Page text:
“The idea that Bill Gates has appeared like a knight in shining armour to lead all customers out of a mire of technological chaos neatly ignores the fact that it was he, by peddling second rate technology, who led them into it in the first place, and continues to do so today.”
– Douglas Adams, ‘Biting back at Microsoft’, June 2001
Um. Yes. In your dreams.
Today’s computer interfaces are a massive compromise. Born in a time when processing power was measured in snails, it was necessary to curtail the user experience to get anything useful out of them at all. Interfaces and software had to be computer friendly, not human friendly. As processing power rose, it became possible to shift the balance a tad in favour of the user with windows, icons, menus and the most incredible paradigm shift of all: the mouse and mouse pointer. Almost overnight, the incredible power of the computer fell into the grasp of the average person.
The mouse and window stuff hit the consumer back in the mid 80s. Since then the average home computer’s power has grown by, wait for it, five orders of magnitude. Yes, that’s right number fans, by more than 100,000 times. My current work machine, a rather sexy MacBook Pro, is the processing power equivalent of about 100,000 original Macintoshes. That amount of Macintoshage wouldn’t actually fit in my house stacked to the ceiling even if I used the garage, loft and broke through into the neighbour’s house too.
With all this power, perhaps you might be Roger Mooring your eyebrows right now as you realise that modern UIs are effectively just an iterative rehash of the 80s experience: before the Internet (to the masses, anyway), before the mobile phone and long before The Simpsons, Ben and Holly’s Little Kingdom and Spongebob Squarepants. Microsoft have given us the ribbon – an ‘innovation’ barely better than that infernal paper clip designed to disguise their own inability to manage layers of complexity – which, along with all the other window decorations present these days, mean you barely get to Dear Sir on an average laptop before needing to scroll the screen. Apple have added easy to easy and users have discovered that the result is, at best, hard but usually just annoying. Take an example that annoyed me yesterday: “Your Mac can’t eject the Volume ‘Time Machine’ because someone is using it.” But who? I don’t know. But the computer knows. And it should tell me. And it should sort it out. In fact, scrub that, it should just sort it out without telling me. Crap like this should be on a need-to-know basis and frankly, I don’t and shouldn’t need to know. This is not me being greedy, this is me expecting a basic level of service from the system that I am using; but, then again, I travel on First Capital Connect’s trains so perhaps I should lower my expectations accordingly.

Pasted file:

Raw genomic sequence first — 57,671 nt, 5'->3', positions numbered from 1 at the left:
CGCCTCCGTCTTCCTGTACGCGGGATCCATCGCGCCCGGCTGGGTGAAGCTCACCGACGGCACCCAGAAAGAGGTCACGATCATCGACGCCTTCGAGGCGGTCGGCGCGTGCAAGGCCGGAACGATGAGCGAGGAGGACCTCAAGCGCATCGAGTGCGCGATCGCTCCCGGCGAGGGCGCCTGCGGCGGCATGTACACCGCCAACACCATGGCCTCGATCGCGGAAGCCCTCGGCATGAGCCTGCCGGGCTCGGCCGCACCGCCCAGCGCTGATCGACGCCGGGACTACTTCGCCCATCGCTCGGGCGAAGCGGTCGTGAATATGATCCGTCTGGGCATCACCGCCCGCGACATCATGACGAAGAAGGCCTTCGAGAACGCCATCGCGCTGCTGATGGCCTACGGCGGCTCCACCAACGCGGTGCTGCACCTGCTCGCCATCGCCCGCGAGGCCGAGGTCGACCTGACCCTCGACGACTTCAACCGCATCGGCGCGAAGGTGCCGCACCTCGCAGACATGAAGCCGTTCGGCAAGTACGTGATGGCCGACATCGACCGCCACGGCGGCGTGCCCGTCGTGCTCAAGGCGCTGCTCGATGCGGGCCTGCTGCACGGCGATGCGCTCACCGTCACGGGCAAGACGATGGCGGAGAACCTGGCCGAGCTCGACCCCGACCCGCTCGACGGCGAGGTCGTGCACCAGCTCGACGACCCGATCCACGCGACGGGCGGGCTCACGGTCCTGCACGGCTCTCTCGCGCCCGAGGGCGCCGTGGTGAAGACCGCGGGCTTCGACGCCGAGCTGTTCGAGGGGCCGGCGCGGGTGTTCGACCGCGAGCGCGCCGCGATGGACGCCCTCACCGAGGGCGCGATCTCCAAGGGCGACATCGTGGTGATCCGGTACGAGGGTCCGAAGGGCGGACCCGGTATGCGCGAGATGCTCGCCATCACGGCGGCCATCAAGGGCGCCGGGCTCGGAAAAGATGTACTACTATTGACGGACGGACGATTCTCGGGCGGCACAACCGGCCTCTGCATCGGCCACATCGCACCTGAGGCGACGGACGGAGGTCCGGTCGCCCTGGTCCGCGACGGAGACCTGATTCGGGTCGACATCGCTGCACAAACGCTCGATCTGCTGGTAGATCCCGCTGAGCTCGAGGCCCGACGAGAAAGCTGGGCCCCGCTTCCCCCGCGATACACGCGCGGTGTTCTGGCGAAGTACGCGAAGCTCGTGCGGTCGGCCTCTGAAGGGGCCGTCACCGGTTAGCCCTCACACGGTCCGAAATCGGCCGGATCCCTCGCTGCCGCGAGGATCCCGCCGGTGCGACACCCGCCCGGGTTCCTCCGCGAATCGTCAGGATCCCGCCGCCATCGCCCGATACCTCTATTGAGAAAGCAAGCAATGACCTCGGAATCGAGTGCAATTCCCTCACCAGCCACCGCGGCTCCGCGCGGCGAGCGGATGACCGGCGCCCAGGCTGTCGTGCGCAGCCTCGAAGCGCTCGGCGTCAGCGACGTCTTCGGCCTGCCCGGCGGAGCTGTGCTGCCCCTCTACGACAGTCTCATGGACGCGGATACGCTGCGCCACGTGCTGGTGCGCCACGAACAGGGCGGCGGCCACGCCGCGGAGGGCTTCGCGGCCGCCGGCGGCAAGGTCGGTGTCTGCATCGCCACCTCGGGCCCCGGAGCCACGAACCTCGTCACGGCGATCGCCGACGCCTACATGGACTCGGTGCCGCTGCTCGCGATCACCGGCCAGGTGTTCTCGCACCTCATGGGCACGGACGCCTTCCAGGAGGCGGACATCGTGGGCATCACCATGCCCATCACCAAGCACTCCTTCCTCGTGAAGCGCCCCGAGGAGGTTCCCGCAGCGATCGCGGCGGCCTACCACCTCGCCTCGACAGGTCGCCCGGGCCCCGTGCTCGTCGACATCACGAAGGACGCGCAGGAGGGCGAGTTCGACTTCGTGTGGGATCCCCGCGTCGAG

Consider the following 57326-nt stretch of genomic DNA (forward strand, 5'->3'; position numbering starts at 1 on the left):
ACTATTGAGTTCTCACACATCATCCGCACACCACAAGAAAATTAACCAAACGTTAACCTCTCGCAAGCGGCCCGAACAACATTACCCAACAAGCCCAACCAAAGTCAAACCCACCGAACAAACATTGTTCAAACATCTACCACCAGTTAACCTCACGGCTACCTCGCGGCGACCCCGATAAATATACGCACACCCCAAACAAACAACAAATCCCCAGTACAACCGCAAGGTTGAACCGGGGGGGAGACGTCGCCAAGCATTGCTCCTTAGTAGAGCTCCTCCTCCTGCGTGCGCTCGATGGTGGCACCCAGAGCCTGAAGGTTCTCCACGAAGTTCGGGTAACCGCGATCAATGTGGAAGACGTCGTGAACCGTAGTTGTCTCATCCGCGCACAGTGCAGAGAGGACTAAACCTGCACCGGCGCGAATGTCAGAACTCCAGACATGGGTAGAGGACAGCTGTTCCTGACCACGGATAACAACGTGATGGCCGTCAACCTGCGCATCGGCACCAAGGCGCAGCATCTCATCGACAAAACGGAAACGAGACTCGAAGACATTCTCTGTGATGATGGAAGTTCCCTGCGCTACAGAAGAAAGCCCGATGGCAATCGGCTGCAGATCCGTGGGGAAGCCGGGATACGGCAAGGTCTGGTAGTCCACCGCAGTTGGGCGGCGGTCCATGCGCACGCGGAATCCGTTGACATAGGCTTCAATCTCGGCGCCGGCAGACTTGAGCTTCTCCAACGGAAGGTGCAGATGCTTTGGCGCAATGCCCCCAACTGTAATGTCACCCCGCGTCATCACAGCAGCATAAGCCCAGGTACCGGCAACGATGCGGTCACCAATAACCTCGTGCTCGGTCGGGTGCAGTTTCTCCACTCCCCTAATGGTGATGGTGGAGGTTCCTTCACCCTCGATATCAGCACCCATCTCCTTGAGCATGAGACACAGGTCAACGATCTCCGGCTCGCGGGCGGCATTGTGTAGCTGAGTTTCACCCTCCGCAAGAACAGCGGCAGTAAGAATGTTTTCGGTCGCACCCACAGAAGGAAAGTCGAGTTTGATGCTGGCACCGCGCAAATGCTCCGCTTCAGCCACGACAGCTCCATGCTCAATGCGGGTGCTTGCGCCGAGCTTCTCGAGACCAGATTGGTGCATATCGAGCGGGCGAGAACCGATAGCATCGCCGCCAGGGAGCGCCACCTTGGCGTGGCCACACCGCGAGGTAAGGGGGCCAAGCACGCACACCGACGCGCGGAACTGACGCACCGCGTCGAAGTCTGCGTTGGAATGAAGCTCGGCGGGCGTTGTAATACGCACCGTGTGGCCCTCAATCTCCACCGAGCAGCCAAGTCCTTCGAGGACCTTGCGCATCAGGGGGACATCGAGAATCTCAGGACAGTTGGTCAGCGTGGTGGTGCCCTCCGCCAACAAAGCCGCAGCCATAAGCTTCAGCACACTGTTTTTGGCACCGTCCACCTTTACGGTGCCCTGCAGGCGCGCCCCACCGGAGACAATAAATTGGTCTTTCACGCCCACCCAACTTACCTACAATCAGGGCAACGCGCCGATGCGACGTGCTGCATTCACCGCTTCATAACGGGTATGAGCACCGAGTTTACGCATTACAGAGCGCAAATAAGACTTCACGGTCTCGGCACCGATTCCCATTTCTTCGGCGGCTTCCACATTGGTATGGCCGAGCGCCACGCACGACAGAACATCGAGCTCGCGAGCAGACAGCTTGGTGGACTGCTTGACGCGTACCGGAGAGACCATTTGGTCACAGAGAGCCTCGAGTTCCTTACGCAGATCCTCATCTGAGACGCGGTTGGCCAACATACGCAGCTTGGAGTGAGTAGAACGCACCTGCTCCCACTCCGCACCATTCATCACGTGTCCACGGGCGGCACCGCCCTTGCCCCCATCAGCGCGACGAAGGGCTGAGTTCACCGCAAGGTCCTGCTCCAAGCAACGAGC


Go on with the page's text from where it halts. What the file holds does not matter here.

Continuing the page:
Many people hoped that when Microsoft’s global operating system monopoly started to crumble, first in the mobile space and then on the desktop, that we’d see the chance for innovation to make some real progress through the cracks and opportunities that appeared… but it would appear that everyone is still decorating the same tree. Let’s face it, ‘touch’ is mostly just same old usual stuff but with the finger replacing the mouse pointer and, at best, this is rolling the un-polishable in glitter, as they say.
The further we go, the more we stay put
The Internet was a clumsy, hard-to-interact-with academic network with systems like gopher, telnet, finger (yes, “finger”. Look it up. But carefully. Just imagine the kind of party where that was dreamt up.) and FTP used to navigate data that was unbelievably hard to find. The World Wide Web transformed that overnight. Believe me: when the next innovation arrives that finally fits the computer view into human terms, it’ll change the way we interact with the Internet at such speed that if you blink, you’ll miss it. And that will be Web ‘2.0’, not what’s shovelled down your throat with that moniker at the moment.